How do you know what kind of security is on your computer?

Recently had my family visit and they fooled around with some things. Still cleansing up! How can I be sure of any security my computer has on it?

5 replies
  1. Mother of 2 says:

    Go in to you system files look around like in your control panal. if theres one you’ll see if not you would need to get one

  2. jason says:

    that’s not a question i can…

    make sure you have the latest antivirus software with the latest definitions installed.

    make sure you run spybot search and destroy once a week to remove spyware.

    dont use internet explorer.

    use safari or opera or firefox.

    be careful of what sites you visit.

    if your computer is compromised reinstall with your restore disc/partition

  3. Pasha V says:

    I’m going to assume you have Windows and by security you mean malware and virus protection. If you did not buy an anti-virus program, then you don’t have that. However, Windows does come with its own little security feature (Windows Defender) that scans regularly (if set to do so). However, Windows Defender isn’t very effective. If you want added security to protect your PC from viruses, I suggest going and buying an anti-virus software or purchase one online and download (AVG by Grisoft is a good one). I personally do not like using anti-viruses since they cause nothing but problems for me and others I have helped. I’ve done without an anti-virus for 4 years and have yet to have a problem. To check and see if you have an anti-virus, you can go to the Control Panel and look in the Security section. Or, Control Panel>Uninstall a program. It will load up a list of softwares on your PC and you can scroll down the list and see what you have.

  4. It'sgoodtobetheking. says:

    How do you know what kind of security is on your computer?

    By you installing it. There would be an desktop icon of let’s say Norton Anti-Virus or there would be an icon in the lower right hand corner of your computer which is your system tray.

  5. Dunbar Pappy says:

    If you’re using Windows and do not know what ‘security’ you have, then you’ve got more trouble than you think.
    In it’s ‘out-of-the-box’ condition, MS Windows is awash with security problems and conditions that most users are unaware of, and securing that system from Internet assault & increasing predation, is not a single application, or a suite: and it’s not a “one step- 10 second fix” that so many want.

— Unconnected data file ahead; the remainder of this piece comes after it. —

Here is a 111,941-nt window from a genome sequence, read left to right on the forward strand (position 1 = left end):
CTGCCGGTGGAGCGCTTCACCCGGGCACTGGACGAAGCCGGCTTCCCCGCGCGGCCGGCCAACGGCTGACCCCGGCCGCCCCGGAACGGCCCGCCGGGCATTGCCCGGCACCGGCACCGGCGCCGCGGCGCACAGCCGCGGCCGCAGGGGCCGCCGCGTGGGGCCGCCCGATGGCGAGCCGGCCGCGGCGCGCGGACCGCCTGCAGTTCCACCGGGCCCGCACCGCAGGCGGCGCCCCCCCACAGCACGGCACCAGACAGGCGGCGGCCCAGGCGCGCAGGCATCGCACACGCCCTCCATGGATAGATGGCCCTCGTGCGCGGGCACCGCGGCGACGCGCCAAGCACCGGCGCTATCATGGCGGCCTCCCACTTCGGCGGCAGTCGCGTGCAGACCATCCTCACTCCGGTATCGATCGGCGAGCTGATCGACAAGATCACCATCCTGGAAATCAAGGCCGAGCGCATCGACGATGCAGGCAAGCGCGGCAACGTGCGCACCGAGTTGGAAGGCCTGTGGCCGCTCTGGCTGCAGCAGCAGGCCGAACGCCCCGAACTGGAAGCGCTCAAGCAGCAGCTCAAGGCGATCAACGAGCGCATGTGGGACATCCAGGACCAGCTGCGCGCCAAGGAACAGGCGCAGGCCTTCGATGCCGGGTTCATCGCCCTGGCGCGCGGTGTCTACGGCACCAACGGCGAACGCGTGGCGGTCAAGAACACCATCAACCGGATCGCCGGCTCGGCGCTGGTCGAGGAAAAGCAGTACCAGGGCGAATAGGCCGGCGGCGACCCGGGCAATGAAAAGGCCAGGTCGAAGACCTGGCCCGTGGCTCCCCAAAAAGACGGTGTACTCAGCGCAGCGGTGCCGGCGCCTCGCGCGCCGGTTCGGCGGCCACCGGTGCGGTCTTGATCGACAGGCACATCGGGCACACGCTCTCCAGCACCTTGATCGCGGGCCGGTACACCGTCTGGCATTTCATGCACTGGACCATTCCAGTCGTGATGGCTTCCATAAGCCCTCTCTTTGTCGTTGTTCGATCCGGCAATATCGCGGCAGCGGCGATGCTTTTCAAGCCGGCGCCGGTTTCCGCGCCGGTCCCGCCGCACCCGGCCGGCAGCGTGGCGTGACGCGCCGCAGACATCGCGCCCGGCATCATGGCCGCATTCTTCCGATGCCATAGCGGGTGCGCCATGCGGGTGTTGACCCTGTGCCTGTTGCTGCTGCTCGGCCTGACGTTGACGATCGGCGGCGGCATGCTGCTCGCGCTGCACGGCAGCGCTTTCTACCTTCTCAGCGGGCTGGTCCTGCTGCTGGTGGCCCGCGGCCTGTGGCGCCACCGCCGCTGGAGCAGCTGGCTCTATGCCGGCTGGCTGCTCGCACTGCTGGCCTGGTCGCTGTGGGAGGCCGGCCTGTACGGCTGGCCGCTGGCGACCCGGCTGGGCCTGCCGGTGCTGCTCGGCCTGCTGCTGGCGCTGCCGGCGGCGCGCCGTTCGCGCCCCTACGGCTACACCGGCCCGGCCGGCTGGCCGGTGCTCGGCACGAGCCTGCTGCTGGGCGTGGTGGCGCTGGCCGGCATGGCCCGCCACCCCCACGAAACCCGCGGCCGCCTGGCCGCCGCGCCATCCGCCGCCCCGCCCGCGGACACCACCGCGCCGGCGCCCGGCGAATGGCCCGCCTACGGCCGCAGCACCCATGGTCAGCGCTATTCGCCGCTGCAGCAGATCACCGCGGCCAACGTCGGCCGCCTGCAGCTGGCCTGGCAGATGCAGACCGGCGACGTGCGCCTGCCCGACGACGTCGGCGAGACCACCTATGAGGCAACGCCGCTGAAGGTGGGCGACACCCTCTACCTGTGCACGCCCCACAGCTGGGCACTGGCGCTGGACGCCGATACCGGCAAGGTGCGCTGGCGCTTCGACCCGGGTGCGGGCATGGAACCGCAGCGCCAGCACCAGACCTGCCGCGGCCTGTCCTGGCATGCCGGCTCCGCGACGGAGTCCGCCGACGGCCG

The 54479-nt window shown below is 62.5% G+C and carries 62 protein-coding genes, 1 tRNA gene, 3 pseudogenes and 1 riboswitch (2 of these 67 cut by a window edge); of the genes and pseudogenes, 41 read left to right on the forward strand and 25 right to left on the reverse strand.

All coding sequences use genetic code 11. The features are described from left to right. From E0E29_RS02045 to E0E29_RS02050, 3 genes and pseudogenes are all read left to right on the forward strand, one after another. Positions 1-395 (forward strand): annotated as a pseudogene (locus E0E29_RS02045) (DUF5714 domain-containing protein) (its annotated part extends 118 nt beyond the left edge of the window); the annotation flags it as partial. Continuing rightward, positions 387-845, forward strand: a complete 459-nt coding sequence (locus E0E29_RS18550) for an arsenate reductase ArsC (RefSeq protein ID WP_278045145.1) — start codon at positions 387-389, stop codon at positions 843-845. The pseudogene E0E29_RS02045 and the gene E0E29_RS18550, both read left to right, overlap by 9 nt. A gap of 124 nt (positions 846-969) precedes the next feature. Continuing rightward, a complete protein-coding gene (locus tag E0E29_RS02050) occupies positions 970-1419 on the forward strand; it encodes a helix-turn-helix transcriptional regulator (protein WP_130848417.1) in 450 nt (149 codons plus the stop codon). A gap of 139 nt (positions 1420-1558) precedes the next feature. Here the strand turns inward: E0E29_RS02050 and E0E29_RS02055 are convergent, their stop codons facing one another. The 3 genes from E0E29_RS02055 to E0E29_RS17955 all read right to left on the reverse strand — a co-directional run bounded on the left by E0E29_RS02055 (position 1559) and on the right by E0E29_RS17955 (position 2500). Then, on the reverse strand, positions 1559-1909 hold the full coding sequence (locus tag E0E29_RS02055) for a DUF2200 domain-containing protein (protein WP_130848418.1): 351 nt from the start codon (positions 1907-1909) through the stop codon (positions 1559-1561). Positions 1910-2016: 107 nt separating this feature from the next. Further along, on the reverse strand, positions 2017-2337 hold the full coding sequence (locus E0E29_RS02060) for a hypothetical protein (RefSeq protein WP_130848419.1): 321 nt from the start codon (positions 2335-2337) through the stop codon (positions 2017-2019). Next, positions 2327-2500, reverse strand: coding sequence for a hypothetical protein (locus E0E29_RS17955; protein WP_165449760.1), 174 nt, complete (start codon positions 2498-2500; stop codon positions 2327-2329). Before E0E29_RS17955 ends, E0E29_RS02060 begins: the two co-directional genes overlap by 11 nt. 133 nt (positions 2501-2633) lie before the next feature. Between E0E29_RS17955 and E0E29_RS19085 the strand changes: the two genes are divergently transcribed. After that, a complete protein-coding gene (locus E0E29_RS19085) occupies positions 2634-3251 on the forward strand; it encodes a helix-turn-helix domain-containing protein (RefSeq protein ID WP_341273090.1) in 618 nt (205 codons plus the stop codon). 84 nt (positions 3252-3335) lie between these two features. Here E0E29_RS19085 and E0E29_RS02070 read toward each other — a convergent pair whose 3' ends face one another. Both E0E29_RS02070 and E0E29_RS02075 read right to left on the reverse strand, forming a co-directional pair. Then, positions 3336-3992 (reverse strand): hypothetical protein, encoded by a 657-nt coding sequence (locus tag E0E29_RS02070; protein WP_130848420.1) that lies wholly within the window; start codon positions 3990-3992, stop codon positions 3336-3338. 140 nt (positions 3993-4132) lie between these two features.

It’s layers of protection, user habits, system configuration, real time protection; and most important, threat landscape awareness (because the internet is so fluid and dynamic, it changes almost hourly).
    (Check for fairly current threats here:

    “Do-it-all” suites (CareOne, McAfee, or Norton, etc.) give users ‘feel good’ security, and lull them into complacency, which often has very bad results.

    Look through some of the suggested freeware here,
    study up, and pick some of the frontline, real-time defenses. Create a restore point after each install, then run the system to verify that application’s ‘friendliness’ with your system before adding other applications.
    Make selections based on your skill level & system’s other configurations…and stick with your selection long enough to learn how it works and how to use it.
    Generally speaking: as a system’s convenience, interactiveness, flexibility & complexity increase: security decreases.

    Core defense applications might include (but not limited to):
    Avast! (anti-virus);
    Zone Alarm (firewall);
    SpywareBlaster (snoopware prevention)
    >>>The #1 defense against any malware: Use a “Limited User” account & Firefox, with ‘NoScript’ add-on, with “locked down” settings<<< and use a dual browser set up as I describe here:;_ylt=AqPpmXeD_6Q2AV2ZZR8FtNEjzKIX;_ylv=3?qid=20090120115732AAl2h9c

    The key element or common principal is to keep the bad guys (all of them) out of your system in the first place…it’s your system; you paid for it, so nobody but you should say what goes in.

    Most novice users do not like hearing this, but nonetheless, it’s true: using Windows requires you to become a security expert, it’s that simple. Something they conveniently omit telling you when you buy this system…

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